Does life feel chaotic? Do you find yourself wondering how to find peace in the middle of all the chaos and conflict?
As a busy, often overwhelmed, society with responsibilities piled on our shoulders, we have plenty of chaos. But is peace waiting just outside of our reach on the other side of it all? Or is it possible to have peace regardless of what’s going on in our lives?
Pew Research found that 2 out of every 5 people report lacking a feeling of peace and wellbeing the majority of the time. Among those who did not affiliate with a religion, that number rises to 3 out of every 5 people who say they don’t feel a sense of peace and wellbeing more often than once or twice a month.
The truth is, we all get distracted, annoyed, and unsettled. Most of us have yet to find a place where there isn’t at least some sort of conflict. Does that mean peace is an evasive emotion only brought on by the perfect circumstances?
As it turns out, finding peace is simpler than we think. Peace isn’t a fleeting and ever-evading emotion, and finding peace starts with understanding what peace really is.
How to Find Peace in 3 Steps
Step 1: Understand what true peace is
What is peace?
The dictionary definition of peace is defined as the absence of conflict. It’s “freedom from disturbance.”
While that sounds nice, who has ever reached a place where they’re completely free of conflict and disturbance? Even on our best days, I think we can all agree we still feel like we’re chasing an ever-elusive sense of inner peace.
True peace is a state of being found in the confrontation of undesirable circumstances with the mindset and belief that the outcome of those circumstances will turn out for good.
For Christians, this sense of peace comes from the experienced first-hand knowledge that God is in control, and therefore such a peace is a prevalent feature of their walk with God.
For people who know what true peace is, they find peace even when their house is a wreck and their kids are going wild. They know peace when they have no money and bills that are unpaid. Over and over, they report seeing God come through and do amazing things.
They still see bad things play out without what we would consider a “happy” ending. And yet they still have peace in the midst of those times as well.
So, if peace doesn’t seem to be contingent on circumstances, the only explanation is, our culture is misdefining what peace is.
Peace isn’t a bi-product of perfect circumstances aligning where nothing interferes with our desires. Yet that’s what we’re taught in school, at home, at church, and pretty much everywhere else growing up. We’re taught that good things only come from good performance.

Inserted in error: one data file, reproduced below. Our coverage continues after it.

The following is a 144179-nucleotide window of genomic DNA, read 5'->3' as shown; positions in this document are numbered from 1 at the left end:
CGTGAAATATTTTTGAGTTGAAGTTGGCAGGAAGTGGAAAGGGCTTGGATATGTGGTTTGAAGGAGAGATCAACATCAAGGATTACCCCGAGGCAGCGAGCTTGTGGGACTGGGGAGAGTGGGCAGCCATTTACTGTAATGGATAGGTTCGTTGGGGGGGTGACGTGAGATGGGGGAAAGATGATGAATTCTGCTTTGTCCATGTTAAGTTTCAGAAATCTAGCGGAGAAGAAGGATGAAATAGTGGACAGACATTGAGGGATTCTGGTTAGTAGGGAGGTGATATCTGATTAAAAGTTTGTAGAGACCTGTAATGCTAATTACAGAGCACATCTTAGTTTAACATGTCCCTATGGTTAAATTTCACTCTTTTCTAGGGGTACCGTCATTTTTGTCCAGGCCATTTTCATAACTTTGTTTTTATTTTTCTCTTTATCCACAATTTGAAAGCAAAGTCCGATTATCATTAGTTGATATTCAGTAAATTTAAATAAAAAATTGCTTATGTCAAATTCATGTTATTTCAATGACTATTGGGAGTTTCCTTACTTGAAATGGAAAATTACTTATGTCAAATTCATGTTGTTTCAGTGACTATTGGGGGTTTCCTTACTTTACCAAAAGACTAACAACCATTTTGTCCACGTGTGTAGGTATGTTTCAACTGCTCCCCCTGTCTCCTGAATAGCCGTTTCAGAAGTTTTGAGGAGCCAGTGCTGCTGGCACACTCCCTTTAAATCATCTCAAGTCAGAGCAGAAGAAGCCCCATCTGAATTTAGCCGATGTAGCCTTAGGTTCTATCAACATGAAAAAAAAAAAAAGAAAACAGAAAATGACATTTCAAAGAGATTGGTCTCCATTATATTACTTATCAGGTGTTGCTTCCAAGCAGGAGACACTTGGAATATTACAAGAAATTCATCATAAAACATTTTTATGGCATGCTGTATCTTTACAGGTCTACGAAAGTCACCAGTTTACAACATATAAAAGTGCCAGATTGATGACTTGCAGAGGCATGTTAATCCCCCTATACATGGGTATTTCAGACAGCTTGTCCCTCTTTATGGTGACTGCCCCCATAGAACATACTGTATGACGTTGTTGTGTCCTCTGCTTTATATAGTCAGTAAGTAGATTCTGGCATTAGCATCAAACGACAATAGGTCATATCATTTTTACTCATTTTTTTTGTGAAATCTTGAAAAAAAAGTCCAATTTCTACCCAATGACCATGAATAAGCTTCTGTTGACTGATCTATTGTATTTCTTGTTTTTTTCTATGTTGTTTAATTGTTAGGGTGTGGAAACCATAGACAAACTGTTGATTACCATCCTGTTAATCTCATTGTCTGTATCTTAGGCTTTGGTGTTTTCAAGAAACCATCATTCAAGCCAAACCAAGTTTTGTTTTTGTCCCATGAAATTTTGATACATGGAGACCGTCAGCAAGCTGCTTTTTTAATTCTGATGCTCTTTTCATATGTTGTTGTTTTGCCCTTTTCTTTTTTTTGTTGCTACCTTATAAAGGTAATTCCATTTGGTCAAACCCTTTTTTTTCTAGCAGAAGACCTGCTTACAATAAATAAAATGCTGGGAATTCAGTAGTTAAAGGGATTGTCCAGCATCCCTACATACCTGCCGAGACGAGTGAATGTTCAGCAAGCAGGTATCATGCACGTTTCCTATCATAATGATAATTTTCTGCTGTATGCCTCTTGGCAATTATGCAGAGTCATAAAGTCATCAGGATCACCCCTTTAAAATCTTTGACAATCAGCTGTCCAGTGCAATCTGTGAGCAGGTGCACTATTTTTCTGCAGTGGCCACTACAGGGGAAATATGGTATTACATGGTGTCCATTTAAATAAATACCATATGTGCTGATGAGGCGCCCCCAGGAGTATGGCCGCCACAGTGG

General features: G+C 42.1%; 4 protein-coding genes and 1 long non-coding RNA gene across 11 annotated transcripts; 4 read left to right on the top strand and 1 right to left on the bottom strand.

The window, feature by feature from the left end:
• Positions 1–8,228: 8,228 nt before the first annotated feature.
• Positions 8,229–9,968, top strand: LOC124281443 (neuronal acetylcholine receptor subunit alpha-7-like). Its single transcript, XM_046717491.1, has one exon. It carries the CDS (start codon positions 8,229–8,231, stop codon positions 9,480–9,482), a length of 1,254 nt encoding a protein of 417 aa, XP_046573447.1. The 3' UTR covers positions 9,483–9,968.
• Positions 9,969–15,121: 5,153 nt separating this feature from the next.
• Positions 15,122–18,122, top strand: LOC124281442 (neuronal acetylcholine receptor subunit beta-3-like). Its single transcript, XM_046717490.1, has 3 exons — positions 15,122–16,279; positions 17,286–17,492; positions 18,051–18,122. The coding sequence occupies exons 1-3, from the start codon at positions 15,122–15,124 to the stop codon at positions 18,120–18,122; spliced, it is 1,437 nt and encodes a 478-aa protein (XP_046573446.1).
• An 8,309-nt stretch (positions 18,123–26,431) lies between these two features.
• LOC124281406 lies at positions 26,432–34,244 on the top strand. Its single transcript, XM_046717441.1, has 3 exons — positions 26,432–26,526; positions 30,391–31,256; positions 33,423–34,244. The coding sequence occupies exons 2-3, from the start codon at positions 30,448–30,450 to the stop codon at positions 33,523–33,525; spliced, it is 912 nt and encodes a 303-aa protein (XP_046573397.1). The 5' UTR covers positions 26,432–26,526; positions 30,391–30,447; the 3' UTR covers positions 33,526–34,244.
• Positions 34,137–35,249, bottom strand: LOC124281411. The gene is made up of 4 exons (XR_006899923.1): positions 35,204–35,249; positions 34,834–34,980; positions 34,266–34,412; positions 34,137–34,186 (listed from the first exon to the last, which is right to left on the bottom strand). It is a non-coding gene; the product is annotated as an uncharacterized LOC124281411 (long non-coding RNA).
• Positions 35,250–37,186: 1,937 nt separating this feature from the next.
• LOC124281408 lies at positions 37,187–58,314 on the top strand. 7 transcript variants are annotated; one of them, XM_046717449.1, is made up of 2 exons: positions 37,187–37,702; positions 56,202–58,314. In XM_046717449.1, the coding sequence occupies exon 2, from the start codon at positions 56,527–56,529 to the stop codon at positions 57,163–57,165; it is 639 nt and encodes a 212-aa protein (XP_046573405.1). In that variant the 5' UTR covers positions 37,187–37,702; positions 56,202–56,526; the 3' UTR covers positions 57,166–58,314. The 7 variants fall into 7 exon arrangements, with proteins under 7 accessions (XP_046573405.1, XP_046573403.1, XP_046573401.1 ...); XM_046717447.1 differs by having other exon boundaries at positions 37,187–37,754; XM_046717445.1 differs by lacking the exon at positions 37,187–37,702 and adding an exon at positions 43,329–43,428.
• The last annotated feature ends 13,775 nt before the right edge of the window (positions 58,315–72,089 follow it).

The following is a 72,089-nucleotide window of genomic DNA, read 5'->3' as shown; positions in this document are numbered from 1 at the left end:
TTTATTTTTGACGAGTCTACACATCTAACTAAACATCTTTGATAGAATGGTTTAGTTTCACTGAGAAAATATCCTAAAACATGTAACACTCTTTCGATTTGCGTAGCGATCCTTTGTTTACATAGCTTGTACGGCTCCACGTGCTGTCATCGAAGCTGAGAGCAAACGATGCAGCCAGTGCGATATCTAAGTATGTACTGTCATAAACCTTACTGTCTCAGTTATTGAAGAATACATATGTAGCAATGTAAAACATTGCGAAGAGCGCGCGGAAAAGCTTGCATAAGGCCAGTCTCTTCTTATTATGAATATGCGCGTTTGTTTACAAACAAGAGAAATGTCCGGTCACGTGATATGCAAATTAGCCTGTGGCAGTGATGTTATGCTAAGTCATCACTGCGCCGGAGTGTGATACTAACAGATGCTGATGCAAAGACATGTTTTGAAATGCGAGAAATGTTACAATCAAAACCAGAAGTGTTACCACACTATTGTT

We’re taught to do well on tests so we can make good grades. We’re taught to clean our rooms so we can go outside and play. We’re taught to get good jobs so we can be successful. In church, we’re taught to do what God says so we won’t go to hell.
So we naturally assume that peace is the same way. We assume that we will only find peace when we’ve done the necessary actions to eliminate everything undesirable from our immediate environment. Then we wonder why anxiety, depression, and suicide are on the rise.
No, peace isn’t found in the absence of conflict. It’s found in the confrontation of conflict.
In other words, peace is found when we address head on the fact that we can’t fix our brokenness. That realization then drives us to put our hope in Jesus and not in ourselves. That’s where real peace is found.
Step 2: Minimize avoidance
When we do everything we can to minimize conflict and friction in our lives in the hopes that we’ll have peace, we actually end up bring more stress on ourselves. That’s because the world is broken, and the more we try to mend it back together, the more we realize that there’s more that’s broken than we can fix.
Your kids won’t act right. Your boss that isn’t leading well. Your mental and physical health that seems to be fleeting. But the more you try to fix these things on your own strength, the worse they get. Improving these things is a great goal, but fixing them isn’t realistic. And it isn’t your job.
When you embrace the fact that you’re not the world’s fixer, you start to feel free. When you realize that you don’t have to be perfect in order to find peace, it’s like a giant weight lifted off your shoulders. You don’t have to get it “right” all the time. In fact, the more you try to get it right, the more you realize how wrong you really are.
It’s like trying to put a shredded painting back together. It might look good when you start, but it isn’t long before each piece you add is just another reminder of how fragmented the picture is.
Because shredded paintings are a pain to put back together, and they never really look good when they’re put back together anyways. That’s because shredded paintings shouldn’t be mended – they should be repainted. And thank God we’re not the Painter.
Step 3: Give yourself room to be broken
It’s time to embrace the fact that your peace is not found in your ability to do the right things. Peace is found in the fact that even though we’re all a broken mess, the world keeps spinning because we’re made and accepted by God. So we don’t have to be perfect or fix things. Once we embrace that, we’ll start to see that brokenness can’t be fixed; it can only be rebuilt. And God’s the only one who can do that. That realization – which admittedly requires a fair amount of faith – takes the burden off your shoulders.
Contrary to cultural belief, you can have peace in the middle of conflict and chaos. It just requires you to stop trying to remove chaos and start addressing it for what it is: a reminder that your peace was never something to chase in the first place. It’s a gift that only comes by being okay with being broken and allowing God to do the work of restoring you.
Because remember: Peace isn’t found in the absence of conflict. It’s found in the confrontation of it.